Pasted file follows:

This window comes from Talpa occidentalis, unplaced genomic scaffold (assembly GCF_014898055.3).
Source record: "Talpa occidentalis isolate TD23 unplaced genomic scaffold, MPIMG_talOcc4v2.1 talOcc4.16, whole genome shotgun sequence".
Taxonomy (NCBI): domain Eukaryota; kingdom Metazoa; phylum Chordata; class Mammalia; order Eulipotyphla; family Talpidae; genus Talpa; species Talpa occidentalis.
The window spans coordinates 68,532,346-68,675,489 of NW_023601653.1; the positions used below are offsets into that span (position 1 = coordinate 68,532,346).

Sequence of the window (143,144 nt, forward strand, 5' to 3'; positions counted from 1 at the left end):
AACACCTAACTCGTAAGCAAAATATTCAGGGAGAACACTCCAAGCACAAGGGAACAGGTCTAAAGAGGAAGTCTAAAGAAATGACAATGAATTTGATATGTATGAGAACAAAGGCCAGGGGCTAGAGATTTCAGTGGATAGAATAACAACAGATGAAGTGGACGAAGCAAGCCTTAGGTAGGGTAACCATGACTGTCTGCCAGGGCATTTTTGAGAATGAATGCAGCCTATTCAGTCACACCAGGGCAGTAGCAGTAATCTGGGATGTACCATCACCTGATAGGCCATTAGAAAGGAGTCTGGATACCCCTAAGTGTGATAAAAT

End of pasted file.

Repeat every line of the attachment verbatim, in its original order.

This window comes from Talpa occidentalis, unplaced genomic scaffold (assembly GCF_014898055.3).
Source record: "Talpa occidentalis isolate TD23 unplaced genomic scaffold, MPIMG_talOcc4v2.1 talOcc4.16, whole genome shotgun sequence".
Taxonomy (NCBI): domain Eukaryota; kingdom Metazoa; phylum Chordata; class Mammalia; order Eulipotyphla; family Talpidae; genus Talpa; species Talpa occidentalis.
The window spans coordinates 68,532,346-68,675,489 of NW_023601653.1; the positions used below are offsets into that span (position 1 = coordinate 68,532,346).

Sequence of the window (143,144 nt, forward strand, 5' to 3'; positions counted from 1 at the left end):
AACACCTAACTCGTAAGCAAAATATTCAGGGAGAACACTCCAAGCACAAGGGAACAGGTCTAAAGAGGAAGTCTAAAGAAATGACAATGAATTTGATATGTATGAGAACAAAGGCCAGGGGCTAGAGATTTCAGTGGATAGAATAACAACAGATGAAGTGGACGAAGCAAGCCTTAGGTAGGGTAACCATGACTGTCTGCCAGGGCATTTTTGAGAATGAATGCAGCCTATTCAGTCACACCAGGGCAGTAGCAGTAATCTGGGATGTACCATCACCTGATAGGCCATTAGAAAGGAGTCTGGATACCCCTAAGTGTGATAAAAT